Civic Imagination

The Diary of Anne Frank

The Diary of A Young Girl is a nonfiction book of diary entries written by Anne Frank during her two years in hiding during the Nazi occupation of the Netherlands, until she was apprehended in 1944. The diary was retrieved from the secret annex where the teenage girl hid with her family and was given to her father, the family’s only survivor, after the war. Since being published in Amsterdam in 1947, the book has gained widespread popularity across the globe. It contains an honest portrayal of the horrors of war seen through the eyes of a young girl, as well as the many more simple matters that all young girls face and can relate to. Anne’s diary allows its readers to look at the world through the eyes of the oppressed, and see that we are all more alike than we seem.

I first read The Diary of A Young Girl in middle school, and just reread it this past summer. I was shocked by how much Anne’s life reminded me of my own experiences growing up. Although we lived in different continents at different times, I could relate to the more simple aspects of her life like wishing I was taken more seriously, or dealing with my parents and older sibling. This made me question what my life could have been like had I not been born when, or where, I did. Another thing that struck me was how optimistic Anne was throughout times of great struggle. Although most people would say that she experienced things no one should have to face, she often wrote about those who were less fortunate and how lucky she was. The story also resonated with me because I found that many of the circumstances Anne faced can be applied to other aspects of the world today.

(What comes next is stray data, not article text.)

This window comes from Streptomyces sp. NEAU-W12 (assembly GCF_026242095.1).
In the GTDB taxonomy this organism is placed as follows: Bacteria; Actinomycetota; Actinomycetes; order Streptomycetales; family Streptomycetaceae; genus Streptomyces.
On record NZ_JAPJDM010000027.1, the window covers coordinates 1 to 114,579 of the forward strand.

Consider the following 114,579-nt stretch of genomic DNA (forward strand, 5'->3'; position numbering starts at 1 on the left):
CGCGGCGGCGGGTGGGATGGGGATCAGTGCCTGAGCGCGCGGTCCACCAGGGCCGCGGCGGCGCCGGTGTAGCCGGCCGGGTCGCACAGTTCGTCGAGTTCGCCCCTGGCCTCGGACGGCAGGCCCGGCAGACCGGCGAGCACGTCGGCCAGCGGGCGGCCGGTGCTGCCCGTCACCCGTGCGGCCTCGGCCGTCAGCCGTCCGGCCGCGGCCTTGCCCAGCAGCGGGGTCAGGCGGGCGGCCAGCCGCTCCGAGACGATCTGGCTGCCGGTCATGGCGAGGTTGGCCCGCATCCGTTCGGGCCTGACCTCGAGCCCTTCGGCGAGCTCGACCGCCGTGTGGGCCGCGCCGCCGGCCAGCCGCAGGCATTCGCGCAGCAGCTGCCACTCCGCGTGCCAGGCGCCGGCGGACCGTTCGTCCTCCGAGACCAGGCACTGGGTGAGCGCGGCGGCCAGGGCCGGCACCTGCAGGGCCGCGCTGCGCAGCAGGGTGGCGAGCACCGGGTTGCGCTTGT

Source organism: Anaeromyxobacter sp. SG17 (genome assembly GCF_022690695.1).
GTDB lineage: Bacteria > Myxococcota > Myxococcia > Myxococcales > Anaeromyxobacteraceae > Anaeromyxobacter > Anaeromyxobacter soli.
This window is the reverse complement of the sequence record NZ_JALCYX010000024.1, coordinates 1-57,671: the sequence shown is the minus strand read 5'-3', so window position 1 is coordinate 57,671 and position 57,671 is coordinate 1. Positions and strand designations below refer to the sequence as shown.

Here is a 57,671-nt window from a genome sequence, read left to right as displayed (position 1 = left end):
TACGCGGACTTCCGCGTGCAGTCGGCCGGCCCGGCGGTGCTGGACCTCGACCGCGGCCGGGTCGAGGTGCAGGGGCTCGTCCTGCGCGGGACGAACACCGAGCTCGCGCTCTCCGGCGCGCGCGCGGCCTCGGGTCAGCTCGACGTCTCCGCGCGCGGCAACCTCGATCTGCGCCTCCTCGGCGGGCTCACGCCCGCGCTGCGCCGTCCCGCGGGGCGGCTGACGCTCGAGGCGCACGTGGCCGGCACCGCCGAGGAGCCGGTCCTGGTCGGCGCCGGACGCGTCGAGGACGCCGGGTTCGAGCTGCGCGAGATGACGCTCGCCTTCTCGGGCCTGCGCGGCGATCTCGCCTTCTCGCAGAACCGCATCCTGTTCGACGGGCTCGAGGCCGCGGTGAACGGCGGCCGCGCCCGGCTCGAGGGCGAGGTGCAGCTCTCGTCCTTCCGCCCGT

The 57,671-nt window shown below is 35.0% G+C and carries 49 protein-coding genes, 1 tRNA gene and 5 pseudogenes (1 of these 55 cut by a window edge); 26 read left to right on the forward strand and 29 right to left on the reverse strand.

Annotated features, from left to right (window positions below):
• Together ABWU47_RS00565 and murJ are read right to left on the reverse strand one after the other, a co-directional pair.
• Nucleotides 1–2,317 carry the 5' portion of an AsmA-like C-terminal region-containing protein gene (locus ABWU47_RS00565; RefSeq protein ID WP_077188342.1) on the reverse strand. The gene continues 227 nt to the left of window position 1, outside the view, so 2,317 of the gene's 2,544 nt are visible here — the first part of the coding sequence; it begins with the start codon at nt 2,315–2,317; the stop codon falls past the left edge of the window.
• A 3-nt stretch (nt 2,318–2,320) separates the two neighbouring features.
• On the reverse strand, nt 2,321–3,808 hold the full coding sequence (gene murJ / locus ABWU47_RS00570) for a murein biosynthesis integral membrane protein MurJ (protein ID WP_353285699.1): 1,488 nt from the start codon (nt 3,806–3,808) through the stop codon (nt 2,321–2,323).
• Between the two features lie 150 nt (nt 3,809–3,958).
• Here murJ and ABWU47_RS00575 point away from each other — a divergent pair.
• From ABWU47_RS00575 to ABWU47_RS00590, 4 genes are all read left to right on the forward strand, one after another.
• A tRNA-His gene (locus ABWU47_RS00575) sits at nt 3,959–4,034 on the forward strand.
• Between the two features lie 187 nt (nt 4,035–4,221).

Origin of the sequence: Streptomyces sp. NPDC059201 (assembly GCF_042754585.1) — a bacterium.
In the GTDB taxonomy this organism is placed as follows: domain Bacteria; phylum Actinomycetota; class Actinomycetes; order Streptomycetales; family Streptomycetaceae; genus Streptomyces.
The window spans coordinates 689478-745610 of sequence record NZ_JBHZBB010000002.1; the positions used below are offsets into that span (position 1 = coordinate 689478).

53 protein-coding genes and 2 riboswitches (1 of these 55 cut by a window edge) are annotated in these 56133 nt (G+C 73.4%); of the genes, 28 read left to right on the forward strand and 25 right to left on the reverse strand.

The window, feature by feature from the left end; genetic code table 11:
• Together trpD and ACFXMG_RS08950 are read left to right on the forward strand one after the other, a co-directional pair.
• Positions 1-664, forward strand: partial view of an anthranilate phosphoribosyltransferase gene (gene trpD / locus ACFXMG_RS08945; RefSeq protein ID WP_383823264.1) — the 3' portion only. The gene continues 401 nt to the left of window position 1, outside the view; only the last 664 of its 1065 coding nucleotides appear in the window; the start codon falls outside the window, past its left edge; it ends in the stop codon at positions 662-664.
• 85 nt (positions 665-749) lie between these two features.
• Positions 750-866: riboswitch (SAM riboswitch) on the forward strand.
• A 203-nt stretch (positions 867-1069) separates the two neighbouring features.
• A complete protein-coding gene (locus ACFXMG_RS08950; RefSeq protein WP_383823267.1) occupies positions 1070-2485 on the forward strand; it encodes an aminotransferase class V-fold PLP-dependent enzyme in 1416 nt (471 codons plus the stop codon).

This story can inspire many people who face oppression and discrimination, as Anne serves as an example of maintaining optimism and strength in the hardest of times. However, it can also inspire those in positions of power to combat the oppression and discrimination that other communities face. In certain passages Anne talks about the fact that other countries don’t feel obligated to help, or that those in the Netherlands, which was once seen as a refuge for Jews, are now beginning to turn their back on the Jews. “Oh it’s sad, very sad, that the old adage has been confirmed for the umpteenth time,” she writes, “What one Christian does is his own responsibility, what one Jew does reflects on all Jews.” She also says “I love Holland. Once I hoped it would become a fatherland to me, since I had lost my own. And I hope so still!” In America specifically, this book as a whole, but specifically those passages can lead people to examine their point of view on the Syrian refugee crisis, and the rise in anti-Muslim rhetoric. 

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